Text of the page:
It reeks of nostalgia; faded t-shirts, basement bedrooms and cassette tapes.
Unreal, the debut album from Hebronix – headed up by ex-Yuck frontman Daniel Blumberg – is smooth sailing. The singer-songwriter brings a suitcase of '90s alt.rock revival modicums salvaged from his previous venture, and stretches them out long and languid like a sunny afternoon.
For the most part, these tracks are in no hurry, meandering through familiar guitar fuzz and into the unchartered territory of flutes and strings. If you're searching for something in these layers of chaos, it's unlikely you will find it – mess and mayhem abounds at times. If, on the other hand, you sink deep into the pool of sounds, there's plenty of hazy gratification. The Plan is almost hypnotising in its melodic repetition. Viral is the most accessible and structured of the tracks, clocking in just under six minutes. Rolling bleeps and a simple guitar hook provide a soft pillow for vocals that verge on saccharine, reminiscent of dream pop icons Real Estate. While this track will probably be revisited most often, it's not the most compelling piece on offer.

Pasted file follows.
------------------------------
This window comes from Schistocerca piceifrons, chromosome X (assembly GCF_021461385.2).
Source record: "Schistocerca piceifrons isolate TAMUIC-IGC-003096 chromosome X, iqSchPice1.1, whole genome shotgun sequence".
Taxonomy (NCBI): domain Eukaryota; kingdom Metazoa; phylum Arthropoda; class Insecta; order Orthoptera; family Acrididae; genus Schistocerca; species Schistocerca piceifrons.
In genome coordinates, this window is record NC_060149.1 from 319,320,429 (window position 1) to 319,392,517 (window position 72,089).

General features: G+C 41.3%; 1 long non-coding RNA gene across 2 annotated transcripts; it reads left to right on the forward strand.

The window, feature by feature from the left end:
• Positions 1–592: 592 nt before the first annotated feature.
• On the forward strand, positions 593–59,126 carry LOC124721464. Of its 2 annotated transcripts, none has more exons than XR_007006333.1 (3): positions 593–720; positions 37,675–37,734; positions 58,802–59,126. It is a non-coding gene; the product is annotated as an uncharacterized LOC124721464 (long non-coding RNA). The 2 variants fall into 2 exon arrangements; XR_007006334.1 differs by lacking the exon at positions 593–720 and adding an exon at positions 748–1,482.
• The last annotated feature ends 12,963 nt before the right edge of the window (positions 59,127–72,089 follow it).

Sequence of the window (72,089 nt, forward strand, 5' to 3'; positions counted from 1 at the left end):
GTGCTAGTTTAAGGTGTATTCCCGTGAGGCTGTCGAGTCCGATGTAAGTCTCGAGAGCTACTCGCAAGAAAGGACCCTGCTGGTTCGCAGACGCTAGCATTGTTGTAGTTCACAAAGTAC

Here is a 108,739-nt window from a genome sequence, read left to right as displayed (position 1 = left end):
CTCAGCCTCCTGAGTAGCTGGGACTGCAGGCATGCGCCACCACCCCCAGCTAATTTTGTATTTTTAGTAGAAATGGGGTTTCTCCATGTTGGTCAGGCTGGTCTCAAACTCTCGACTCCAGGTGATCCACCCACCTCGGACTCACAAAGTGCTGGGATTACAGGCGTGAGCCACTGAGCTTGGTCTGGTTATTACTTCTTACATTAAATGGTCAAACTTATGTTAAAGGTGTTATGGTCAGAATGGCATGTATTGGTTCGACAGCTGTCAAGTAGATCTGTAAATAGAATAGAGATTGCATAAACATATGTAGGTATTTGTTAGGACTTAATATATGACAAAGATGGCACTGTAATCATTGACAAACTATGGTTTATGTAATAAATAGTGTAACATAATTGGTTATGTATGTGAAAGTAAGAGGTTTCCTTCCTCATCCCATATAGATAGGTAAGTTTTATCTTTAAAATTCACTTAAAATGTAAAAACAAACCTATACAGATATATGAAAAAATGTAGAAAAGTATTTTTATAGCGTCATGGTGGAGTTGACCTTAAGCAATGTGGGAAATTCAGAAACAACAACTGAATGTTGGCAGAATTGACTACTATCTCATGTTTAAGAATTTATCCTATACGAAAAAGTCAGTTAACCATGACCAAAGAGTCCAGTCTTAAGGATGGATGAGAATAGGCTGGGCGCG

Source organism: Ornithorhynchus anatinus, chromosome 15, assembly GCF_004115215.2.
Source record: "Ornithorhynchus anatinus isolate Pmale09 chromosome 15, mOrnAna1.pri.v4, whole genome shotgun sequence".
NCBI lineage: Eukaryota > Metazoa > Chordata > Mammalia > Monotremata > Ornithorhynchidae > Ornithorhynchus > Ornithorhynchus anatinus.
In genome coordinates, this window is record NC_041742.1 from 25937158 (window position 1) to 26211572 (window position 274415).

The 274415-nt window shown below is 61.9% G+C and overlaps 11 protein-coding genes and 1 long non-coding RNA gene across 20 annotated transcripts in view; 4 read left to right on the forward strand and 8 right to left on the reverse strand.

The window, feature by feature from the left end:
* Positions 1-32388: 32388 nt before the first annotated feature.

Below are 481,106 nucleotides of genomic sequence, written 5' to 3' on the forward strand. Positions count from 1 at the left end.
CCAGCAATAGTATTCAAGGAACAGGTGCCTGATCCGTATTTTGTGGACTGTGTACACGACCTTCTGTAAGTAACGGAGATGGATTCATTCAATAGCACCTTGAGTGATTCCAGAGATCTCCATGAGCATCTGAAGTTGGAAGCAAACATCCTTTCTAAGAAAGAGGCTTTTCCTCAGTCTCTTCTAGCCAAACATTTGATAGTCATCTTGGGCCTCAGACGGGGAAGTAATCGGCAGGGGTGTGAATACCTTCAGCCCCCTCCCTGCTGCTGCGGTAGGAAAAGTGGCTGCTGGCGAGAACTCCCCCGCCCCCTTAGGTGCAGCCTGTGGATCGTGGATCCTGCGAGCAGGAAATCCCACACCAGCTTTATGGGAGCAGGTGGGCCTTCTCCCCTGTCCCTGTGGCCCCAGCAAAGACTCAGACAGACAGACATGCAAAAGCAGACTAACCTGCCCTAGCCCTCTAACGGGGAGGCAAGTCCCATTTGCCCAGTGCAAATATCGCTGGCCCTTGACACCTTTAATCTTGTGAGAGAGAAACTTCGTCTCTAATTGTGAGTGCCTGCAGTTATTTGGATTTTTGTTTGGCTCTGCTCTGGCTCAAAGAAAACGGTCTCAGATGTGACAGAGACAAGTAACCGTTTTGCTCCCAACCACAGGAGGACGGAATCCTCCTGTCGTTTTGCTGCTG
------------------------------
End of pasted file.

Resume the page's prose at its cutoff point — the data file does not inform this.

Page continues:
Blumberg's voice thrives when it is given room to breathe. The title track chants the mantra “I feel unreal” with all the melancholic conviction of musical siblings Kurt Vile or Mac DeMarco. It reeks of nostalgia; faded t-shirts, basement bedrooms and cassette tapes. But where Vile and DeMarco provide a history of their own, Hebronix opts for musical magnitude over rich storytelling, leaving a hollow at the core of this record.
But, where it lacks lustre, Unreal provides reveries aplenty. Each groove plays out to completion, like slow moving waves gently rolling into the next.
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